Risk Factors for Susceptibility to Concussion in Female Collegiate Athletes

Persistent Link:
http://hdl.handle.net/10150/297564
Title:
Risk Factors for Susceptibility to Concussion in Female Collegiate Athletes
Author:
Fredrickson, Kyla Allyce
Issue Date:
2013
Publisher:
The University of Arizona.
Rights:
Copyright © is held by the author. Digital access to this material is made possible by the University Libraries, University of Arizona. Further transmission, reproduction or presentation (such as public display or performance) of protected items is prohibited except with permission of the author.
Abstract:
Several studies have shown that female athletes have a higher incidence of concussion while playing the same sports as their male counterparts, and women’s soccer has been reported to have one of the highest incidences of concussion, second only to men’s football. While there has been speculation about certain factors that could make women more susceptible to this type of injury, few studies have tested these hypotheses. The purpose of this study was to test for associations between certain physical and behavioral characteristics and the occurrence of concussion in female soccer players at the college level. Results showed trends that both higher neck length and lower neck circumference may be associated with increased risk for concussion. Aggressiveness was not found to differ between those with a history of concussion (HOC) and those without (No HOC). These results suggest that female athletes may be able to lower their risk for concussion by increasing neck size through strength training exercises.
Type:
text; Electronic Thesis
Degree Name:
B.S.
Degree Level:
bachelors
Degree Program:
Honors College; Physiology
Degree Grantor:
University of Arizona
Advisor:
Rankin, Lucinda

Full metadata record

DC FieldValue Language
dc.language.isoenen_US
dc.titleRisk Factors for Susceptibility to Concussion in Female Collegiate Athletesen_US
dc.creatorFredrickson, Kyla Allyceen_US
dc.contributor.authorFredrickson, Kyla Allyceen_US
dc.date.issued2013-
dc.publisherThe University of Arizona.en_US
dc.rightsCopyright © is held by the author. Digital access to this material is made possible by the University Libraries, University of Arizona. Further transmission, reproduction or presentation (such as public display or performance) of protected items is prohibited except with permission of the author.en_US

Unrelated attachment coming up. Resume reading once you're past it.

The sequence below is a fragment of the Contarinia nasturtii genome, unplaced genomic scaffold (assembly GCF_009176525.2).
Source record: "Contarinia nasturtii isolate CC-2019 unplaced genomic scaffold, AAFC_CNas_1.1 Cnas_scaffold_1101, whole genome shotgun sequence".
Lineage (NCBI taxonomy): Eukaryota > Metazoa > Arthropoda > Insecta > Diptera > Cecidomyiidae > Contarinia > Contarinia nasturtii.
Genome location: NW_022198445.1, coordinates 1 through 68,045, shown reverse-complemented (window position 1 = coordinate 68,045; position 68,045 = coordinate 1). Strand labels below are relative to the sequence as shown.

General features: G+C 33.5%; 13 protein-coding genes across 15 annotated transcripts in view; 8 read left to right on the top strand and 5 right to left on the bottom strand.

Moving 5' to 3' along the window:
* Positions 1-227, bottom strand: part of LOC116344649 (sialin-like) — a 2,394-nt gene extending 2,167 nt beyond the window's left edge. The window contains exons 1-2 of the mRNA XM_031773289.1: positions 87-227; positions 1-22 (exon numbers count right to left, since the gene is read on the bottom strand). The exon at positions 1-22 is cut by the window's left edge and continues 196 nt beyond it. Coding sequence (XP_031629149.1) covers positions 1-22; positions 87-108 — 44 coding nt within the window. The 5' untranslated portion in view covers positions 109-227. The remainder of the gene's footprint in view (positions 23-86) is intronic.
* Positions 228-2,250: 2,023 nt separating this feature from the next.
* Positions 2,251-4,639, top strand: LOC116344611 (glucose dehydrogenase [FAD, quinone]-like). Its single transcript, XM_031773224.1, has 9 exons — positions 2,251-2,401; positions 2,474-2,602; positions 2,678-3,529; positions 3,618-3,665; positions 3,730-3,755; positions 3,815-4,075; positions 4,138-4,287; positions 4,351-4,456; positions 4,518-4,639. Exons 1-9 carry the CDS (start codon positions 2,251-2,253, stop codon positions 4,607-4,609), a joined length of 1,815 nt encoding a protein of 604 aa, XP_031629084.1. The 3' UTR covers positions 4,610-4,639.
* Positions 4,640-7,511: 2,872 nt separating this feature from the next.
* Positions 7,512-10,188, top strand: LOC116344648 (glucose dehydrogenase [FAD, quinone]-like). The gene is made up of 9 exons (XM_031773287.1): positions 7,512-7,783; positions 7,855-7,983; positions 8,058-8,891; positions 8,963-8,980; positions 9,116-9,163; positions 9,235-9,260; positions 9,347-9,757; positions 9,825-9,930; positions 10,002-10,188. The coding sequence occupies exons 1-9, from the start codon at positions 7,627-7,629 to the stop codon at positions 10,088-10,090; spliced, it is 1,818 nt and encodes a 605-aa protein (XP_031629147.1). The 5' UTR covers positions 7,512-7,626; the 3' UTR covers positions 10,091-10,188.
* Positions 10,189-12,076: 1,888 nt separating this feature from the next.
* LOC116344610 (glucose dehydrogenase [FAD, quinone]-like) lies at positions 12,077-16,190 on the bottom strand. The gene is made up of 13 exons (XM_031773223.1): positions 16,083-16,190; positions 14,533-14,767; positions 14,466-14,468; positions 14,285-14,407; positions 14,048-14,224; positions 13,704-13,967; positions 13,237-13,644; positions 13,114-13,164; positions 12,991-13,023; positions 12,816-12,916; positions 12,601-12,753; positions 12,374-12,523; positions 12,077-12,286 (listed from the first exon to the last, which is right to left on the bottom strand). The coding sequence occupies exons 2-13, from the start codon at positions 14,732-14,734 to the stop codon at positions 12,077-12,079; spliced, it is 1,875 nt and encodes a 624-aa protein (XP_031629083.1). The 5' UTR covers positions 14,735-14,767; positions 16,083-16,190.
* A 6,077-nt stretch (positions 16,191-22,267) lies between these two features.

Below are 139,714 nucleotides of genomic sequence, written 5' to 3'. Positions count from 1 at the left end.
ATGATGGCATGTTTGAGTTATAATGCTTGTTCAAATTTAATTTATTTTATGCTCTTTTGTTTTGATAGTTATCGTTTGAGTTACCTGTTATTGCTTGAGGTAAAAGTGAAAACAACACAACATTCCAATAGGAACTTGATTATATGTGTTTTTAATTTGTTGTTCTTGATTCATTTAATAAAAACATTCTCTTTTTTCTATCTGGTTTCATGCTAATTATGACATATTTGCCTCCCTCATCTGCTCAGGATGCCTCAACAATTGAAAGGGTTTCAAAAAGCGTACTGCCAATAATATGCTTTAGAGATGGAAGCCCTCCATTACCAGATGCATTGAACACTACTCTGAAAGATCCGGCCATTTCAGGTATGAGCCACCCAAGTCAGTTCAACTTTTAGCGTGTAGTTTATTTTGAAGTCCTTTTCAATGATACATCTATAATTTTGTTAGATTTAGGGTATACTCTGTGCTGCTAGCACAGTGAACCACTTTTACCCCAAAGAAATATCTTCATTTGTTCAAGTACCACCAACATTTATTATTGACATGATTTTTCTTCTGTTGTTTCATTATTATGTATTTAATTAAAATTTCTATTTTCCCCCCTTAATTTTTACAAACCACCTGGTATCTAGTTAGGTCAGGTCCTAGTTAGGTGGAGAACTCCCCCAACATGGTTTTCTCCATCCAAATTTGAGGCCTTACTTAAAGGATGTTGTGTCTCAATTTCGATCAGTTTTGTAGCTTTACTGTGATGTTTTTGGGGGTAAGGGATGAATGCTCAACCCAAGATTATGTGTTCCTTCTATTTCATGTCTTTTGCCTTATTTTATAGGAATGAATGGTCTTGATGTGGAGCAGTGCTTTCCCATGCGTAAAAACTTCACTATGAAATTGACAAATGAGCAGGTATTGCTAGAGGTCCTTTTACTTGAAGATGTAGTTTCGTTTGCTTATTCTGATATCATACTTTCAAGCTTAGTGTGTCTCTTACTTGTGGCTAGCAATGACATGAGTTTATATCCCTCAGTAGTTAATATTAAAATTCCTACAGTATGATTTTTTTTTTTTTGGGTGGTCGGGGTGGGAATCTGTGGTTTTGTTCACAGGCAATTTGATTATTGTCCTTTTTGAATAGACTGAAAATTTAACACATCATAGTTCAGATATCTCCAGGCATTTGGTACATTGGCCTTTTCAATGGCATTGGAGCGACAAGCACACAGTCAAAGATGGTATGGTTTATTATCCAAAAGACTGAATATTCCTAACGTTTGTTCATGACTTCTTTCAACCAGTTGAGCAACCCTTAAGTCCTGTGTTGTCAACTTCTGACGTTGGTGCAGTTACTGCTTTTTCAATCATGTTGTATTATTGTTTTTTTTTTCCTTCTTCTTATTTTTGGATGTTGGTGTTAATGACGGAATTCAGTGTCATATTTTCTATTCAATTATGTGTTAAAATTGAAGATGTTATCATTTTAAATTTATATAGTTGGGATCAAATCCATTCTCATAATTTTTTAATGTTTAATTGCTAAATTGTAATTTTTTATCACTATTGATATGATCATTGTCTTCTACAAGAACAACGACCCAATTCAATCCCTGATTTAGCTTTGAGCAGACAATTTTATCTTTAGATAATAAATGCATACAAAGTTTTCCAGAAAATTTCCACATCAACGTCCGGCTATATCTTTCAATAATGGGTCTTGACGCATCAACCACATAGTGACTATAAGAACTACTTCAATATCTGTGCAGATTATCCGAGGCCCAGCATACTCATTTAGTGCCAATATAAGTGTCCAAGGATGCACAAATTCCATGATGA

dc.description.abstractSeveral studies have shown that female athletes have a higher incidence of concussion while playing the same sports as their male counterparts, and women’s soccer has been reported to have one of the highest incidences of concussion, second only to men’s football. While there has been speculation about certain factors that could make women more susceptible to this type of injury, few studies have tested these hypotheses. The purpose of this study was to test for associations between certain physical and behavioral characteristics and the occurrence of concussion in female soccer players at the college level. Results showed trends that both higher neck length and lower neck circumference may be associated with increased risk for concussion. Aggressiveness was not found to differ between those with a history of concussion (HOC) and those without (No HOC). These results suggest that female athletes may be able to lower their risk for concussion by increasing neck size through strength training exercises.en_US
dc.typetexten_US
dc.typeElectronic Thesisen_US
thesis.degree.nameB.S.en_US
thesis.degree.levelbachelorsen_US
thesis.degree.disciplineHonors Collegeen_US
thesis.degree.disciplinePhysiologyen_US
thesis.degree.grantorUniversity of Arizonaen_US
dc.contributor.advisorRankin, Lucinda-
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